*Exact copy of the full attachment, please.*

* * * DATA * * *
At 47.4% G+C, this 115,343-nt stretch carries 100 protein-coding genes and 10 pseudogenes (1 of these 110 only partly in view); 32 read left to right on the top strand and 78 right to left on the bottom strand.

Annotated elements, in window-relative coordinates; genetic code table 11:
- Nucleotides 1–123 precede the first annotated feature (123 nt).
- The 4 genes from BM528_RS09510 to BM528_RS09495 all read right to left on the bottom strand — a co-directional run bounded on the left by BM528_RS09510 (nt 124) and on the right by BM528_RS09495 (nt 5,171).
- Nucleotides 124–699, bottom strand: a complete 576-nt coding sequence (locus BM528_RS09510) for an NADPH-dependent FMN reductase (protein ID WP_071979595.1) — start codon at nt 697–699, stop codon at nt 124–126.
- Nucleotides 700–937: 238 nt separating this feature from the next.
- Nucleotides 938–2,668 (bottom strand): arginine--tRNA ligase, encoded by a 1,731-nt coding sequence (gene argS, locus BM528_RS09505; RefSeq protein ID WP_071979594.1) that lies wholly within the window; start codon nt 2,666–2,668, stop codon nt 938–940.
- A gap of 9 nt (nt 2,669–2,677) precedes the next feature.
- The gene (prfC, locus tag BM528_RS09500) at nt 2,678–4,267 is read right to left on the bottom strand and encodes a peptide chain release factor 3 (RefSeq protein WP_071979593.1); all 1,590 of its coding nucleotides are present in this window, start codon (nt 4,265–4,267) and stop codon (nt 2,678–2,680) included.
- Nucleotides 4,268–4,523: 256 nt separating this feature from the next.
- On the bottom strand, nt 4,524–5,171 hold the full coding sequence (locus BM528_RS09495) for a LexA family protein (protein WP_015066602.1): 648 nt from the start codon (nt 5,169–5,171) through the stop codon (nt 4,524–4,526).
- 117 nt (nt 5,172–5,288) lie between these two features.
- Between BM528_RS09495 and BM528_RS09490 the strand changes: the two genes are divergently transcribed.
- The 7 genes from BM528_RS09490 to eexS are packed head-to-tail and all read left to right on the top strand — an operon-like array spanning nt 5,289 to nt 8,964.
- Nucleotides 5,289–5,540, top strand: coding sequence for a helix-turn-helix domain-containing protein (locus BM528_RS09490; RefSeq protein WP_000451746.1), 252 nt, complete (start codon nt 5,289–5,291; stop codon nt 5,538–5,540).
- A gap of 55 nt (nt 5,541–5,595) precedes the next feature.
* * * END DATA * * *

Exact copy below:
At 47.4% G+C, this 115,343-nt stretch carries 100 protein-coding genes and 10 pseudogenes (1 of these 110 only partly in view); 32 read left to right on the top strand and 78 right to left on the bottom strand.

Annotated elements, in window-relative coordinates; genetic code table 11:
- Nucleotides 1–123 precede the first annotated feature (123 nt).
- The 4 genes from BM528_RS09510 to BM528_RS09495 all read right to left on the bottom strand — a co-directional run bounded on the left by BM528_RS09510 (nt 124) and on the right by BM528_RS09495 (nt 5,171).
- Nucleotides 124–699, bottom strand: a complete 576-nt coding sequence (locus BM528_RS09510) for an NADPH-dependent FMN reductase (protein ID WP_071979595.1) — start codon at nt 697–699, stop codon at nt 124–126.
- Nucleotides 700–937: 238 nt separating this feature from the next.
- Nucleotides 938–2,668 (bottom strand): arginine--tRNA ligase, encoded by a 1,731-nt coding sequence (gene argS, locus BM528_RS09505; RefSeq protein ID WP_071979594.1) that lies wholly within the window; start codon nt 2,666–2,668, stop codon nt 938–940.
- A gap of 9 nt (nt 2,669–2,677) precedes the next feature.
- The gene (prfC, locus tag BM528_RS09500) at nt 2,678–4,267 is read right to left on the bottom strand and encodes a peptide chain release factor 3 (RefSeq protein WP_071979593.1); all 1,590 of its coding nucleotides are present in this window, start codon (nt 4,265–4,267) and stop codon (nt 2,678–2,680) included.
- Nucleotides 4,268–4,523: 256 nt separating this feature from the next.
- On the bottom strand, nt 4,524–5,171 hold the full coding sequence (locus BM528_RS09495) for a LexA family protein (protein WP_015066602.1): 648 nt from the start codon (nt 5,169–5,171) through the stop codon (nt 4,524–4,526).
- 117 nt (nt 5,172–5,288) lie between these two features.
- Between BM528_RS09495 and BM528_RS09490 the strand changes: the two genes are divergently transcribed.
- The 7 genes from BM528_RS09490 to eexS are packed head-to-tail and all read left to right on the top strand — an operon-like array spanning nt 5,289 to nt 8,964.
- Nucleotides 5,289–5,540, top strand: coding sequence for a helix-turn-helix domain-containing protein (locus BM528_RS09490; RefSeq protein WP_000451746.1), 252 nt, complete (start codon nt 5,289–5,291; stop codon nt 5,538–5,540).
- A gap of 55 nt (nt 5,541–5,595) precedes the next feature.